Receiving a rejection letter is bad enough but then you recall the amount of money you doled out during the college admissions cycle and the taste in your mouth turns sourer. And for good reason… Nationally, college applicants and their families waste over $200 million annually applying to colleges they are ultimately rejected from. With this year’s admit rates what they are, you can only imagine the profit colleges have seen across the board. Meaning, families need to get wise and craft an application strategy that is targeted, smart and rational.
It costs $75 to apply to Harvard and application fees across the U.S. typically hover at $60. There is an added $12 to send individual SAT scores, $12 to send ACT scores, and $12 to send subject test scores. That doesn’t include the registration fees incurred to take those tests at multiple times over one’s high school career.
In 2016 UCLA received 119,000 applications (the most ever for any college in the U.S.). Over 63,400 were from CA residents and the 119,000 reflects a 5.3% increase in submitted applications from the previous year. Of those, UCLA accepted just 18%. Their application fee is $70 and their application profits in 2016 soared.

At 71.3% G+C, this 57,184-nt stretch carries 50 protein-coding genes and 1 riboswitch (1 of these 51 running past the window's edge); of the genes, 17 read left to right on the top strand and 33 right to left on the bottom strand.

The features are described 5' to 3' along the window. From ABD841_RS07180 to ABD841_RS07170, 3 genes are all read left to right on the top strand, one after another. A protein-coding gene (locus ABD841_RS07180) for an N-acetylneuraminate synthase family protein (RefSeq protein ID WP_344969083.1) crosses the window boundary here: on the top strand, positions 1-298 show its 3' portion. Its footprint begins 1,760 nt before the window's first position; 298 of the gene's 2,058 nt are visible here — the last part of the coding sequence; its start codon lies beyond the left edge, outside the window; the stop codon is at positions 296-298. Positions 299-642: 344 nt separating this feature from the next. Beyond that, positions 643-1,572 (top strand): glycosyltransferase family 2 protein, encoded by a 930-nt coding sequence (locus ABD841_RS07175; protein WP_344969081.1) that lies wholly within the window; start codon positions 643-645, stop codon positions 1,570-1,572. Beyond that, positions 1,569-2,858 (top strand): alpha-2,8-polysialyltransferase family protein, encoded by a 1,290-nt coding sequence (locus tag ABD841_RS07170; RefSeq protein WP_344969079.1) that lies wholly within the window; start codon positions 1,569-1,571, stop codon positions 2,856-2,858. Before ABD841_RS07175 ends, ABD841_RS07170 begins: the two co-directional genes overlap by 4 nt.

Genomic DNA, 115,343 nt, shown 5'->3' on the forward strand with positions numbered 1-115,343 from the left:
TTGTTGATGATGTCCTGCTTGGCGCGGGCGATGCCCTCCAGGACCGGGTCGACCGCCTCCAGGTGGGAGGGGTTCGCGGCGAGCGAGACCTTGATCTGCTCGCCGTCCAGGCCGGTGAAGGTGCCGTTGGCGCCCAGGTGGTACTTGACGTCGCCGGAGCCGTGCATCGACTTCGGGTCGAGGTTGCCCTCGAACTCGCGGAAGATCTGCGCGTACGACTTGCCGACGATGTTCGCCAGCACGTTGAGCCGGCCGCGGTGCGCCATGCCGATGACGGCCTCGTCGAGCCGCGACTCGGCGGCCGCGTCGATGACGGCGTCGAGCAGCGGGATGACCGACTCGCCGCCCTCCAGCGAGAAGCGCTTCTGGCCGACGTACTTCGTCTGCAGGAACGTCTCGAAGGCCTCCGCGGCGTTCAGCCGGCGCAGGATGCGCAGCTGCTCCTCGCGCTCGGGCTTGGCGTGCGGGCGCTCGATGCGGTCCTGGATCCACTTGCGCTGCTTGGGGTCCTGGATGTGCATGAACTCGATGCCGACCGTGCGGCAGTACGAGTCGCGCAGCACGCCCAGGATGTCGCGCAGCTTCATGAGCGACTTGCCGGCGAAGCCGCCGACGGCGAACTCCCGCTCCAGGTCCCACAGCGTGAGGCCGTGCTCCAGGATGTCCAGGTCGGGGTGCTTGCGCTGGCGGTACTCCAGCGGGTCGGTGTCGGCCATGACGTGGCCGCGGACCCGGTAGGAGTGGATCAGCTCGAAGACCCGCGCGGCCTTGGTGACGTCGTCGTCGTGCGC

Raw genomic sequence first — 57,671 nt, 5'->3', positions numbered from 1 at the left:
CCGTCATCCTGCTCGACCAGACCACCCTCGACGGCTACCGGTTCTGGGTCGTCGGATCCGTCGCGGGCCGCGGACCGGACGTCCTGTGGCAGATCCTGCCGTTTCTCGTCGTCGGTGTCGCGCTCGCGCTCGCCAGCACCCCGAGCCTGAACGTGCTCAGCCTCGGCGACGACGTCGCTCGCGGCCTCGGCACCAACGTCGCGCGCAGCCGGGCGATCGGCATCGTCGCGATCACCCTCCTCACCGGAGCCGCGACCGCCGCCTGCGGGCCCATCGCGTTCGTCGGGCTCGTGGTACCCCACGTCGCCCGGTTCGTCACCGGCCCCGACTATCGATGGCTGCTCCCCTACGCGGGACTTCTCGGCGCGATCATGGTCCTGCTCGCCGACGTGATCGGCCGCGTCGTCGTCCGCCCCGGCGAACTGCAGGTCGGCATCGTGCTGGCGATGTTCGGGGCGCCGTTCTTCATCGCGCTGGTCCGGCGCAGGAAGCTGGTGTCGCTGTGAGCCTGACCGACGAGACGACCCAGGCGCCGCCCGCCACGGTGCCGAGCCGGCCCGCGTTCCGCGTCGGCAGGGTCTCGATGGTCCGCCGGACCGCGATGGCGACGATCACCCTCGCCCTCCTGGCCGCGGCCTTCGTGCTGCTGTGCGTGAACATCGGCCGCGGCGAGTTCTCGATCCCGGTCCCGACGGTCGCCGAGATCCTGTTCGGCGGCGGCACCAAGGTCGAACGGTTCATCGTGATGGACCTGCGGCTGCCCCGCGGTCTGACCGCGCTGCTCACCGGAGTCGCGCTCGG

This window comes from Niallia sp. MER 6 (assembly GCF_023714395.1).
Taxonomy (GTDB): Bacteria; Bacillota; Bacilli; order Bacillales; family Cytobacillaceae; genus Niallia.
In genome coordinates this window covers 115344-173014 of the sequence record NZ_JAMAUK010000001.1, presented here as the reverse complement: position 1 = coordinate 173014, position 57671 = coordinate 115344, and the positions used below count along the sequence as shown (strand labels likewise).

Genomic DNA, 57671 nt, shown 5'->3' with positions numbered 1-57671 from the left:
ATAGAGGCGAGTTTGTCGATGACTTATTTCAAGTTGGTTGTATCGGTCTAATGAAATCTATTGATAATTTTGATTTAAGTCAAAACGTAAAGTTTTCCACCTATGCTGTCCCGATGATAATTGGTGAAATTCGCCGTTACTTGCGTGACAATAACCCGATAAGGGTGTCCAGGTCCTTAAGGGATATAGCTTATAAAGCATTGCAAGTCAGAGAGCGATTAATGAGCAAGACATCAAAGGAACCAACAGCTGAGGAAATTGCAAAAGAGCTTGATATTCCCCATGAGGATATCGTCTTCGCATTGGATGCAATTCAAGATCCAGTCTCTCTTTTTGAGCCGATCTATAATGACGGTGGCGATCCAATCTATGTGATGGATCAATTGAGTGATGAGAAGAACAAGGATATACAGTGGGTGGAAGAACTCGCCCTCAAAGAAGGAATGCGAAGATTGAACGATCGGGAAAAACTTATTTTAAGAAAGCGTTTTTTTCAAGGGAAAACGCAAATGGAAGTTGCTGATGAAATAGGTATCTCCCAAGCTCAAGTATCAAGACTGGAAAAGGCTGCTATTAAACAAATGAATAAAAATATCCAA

THE BUSINESS OF REJECTING APPLICANTS
A 2017 study conducted by UCEazy, a company that assists first generation immigrants with the college application process recently examined over 600 public and private universities in the U.S. The study assessed the millions of dollars that colleges are making in the business of rejecting applicants.
They found that Harvard alone makes nearly $3 million in gross profits off of rejected applications each year. The five universities that earn the most from rejected applications are:
- University of California-Los Angeles: $5,369,840
- University of California-Berkeley: $4,681,320
- Stanford University: $3,632,130
- University of California-San Diego: $3,608,290
- University of Southern California: $3,419,440
Many applicants and their families are unaware or ineligible for application fee waivers and collectively spending hundreds of millions of dollars to apply to colleges they are unable to get into.
MORAL OF THE STORY
Be mindful when crafting your application strategy and note it pays huge (AND SAVES YOU MONEY) to be systematic about creating an application strategy. This isn’t just about “dumb luck” or even “good luck” but should be based on clear data, which is what we use when crafting our student’s application strategies.